Letters extra: Tedious, lengthy and irrelevant Romans

I am writing in response to the growing concern about tests and levels used in our secondary education system to "measure" progress.

I wonder if many people are aware that far from toning down the present system where our children are the most tested in the world, the government in its infinite wisdom is on the verge of introducing compulsory tests for years 7 and 8 as well as nine. The effect of a colon may be something that has eluded most of us thus far: I would hazard a guess this has not been a stumbling point for many successful careers. However, a question requiring an analysis of the very same is part of this test, which bears more resemblance to a scientific study of semantics than an opportunity to display literacy knowledge.

Faced with three lengthy articles on the Romans in small print, many 11 and 12 year-olds (and I have to say many staff!) are inclinded to give up before they start. What will happen to our schemes of work on drama, poetry, and the novel when we are required to teach to a test which not only prescribes tedious and irrelevant articles as a way of assessing students' abilities, but also lays down strict guidelines as to which answers win marks? The words of my PGCE professor ring in my ears: the Gradgrindian system of education marches on unabated.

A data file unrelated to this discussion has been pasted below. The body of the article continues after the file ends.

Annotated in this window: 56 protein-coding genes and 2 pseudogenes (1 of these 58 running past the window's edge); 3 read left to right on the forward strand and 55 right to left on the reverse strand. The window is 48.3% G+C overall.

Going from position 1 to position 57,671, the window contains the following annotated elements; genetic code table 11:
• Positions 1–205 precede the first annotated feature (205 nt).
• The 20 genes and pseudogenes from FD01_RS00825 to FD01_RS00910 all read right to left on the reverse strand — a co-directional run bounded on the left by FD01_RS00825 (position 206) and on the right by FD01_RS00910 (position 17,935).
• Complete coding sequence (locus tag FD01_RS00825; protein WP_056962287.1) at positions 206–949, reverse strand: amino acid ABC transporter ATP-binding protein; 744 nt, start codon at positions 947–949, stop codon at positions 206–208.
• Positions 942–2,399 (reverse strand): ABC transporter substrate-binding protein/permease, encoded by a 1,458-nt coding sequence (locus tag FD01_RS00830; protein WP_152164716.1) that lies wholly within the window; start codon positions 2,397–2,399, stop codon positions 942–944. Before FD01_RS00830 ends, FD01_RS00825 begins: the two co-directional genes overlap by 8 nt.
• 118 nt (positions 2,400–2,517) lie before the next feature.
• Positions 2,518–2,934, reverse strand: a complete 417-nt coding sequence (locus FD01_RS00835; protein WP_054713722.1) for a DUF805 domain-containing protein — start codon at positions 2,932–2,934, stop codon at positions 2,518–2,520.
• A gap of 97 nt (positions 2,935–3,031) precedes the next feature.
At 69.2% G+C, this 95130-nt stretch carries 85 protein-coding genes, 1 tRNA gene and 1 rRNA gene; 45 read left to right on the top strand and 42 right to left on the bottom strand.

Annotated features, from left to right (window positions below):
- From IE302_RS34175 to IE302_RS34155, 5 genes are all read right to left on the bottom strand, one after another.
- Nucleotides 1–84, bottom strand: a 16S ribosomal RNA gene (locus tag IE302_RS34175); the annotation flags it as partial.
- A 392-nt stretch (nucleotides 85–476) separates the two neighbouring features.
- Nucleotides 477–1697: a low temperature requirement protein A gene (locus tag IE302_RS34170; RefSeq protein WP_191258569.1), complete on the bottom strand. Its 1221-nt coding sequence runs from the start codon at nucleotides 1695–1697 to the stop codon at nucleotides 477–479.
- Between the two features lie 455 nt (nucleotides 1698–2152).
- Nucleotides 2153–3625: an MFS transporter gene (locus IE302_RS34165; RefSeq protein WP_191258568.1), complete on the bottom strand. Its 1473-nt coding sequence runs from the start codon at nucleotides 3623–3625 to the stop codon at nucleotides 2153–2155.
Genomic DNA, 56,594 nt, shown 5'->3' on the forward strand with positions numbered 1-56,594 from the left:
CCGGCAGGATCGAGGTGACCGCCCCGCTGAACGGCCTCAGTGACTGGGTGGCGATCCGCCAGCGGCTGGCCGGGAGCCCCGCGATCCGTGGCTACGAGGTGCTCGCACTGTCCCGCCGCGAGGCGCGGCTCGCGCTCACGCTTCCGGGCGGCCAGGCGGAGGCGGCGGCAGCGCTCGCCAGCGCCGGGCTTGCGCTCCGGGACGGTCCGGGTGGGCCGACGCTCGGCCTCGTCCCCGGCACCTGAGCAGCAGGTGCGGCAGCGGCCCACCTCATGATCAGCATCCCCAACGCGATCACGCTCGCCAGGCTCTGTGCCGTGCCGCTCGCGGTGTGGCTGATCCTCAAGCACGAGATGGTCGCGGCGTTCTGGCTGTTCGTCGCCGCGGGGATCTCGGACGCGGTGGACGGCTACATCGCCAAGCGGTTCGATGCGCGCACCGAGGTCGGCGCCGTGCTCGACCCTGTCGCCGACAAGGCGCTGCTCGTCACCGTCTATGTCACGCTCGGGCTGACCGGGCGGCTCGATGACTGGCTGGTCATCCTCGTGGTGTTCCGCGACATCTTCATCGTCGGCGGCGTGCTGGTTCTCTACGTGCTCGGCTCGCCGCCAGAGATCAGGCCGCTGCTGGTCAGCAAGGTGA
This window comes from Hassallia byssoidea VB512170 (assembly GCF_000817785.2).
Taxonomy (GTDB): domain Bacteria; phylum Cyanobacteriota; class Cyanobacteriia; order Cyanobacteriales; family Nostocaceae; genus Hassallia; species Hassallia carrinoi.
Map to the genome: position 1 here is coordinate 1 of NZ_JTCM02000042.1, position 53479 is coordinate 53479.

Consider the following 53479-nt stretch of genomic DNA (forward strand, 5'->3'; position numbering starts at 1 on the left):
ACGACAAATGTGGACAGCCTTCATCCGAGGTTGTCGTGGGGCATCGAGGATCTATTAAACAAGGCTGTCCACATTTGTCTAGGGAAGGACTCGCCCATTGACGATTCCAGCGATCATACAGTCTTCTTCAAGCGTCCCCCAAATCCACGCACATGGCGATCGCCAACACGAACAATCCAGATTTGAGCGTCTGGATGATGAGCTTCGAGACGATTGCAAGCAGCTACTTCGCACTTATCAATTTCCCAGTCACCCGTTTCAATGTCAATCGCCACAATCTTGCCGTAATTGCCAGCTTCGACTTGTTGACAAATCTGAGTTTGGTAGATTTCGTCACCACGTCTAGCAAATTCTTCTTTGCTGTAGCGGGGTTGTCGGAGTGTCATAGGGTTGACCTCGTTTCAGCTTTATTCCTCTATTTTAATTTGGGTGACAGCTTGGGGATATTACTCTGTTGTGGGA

I would like to know what is being done in other establishments to raise awareness of this impending new governmental blot on the landscape. Can the teaching profession agree to present viable alternatives to our political masters, who seem to be the only ones convinced by the equation that tests equals progress?

Kathryn WIggins, 68a Rosebury Road, Fulham, SW6 2NGnbsp;nbsp;nbsp;

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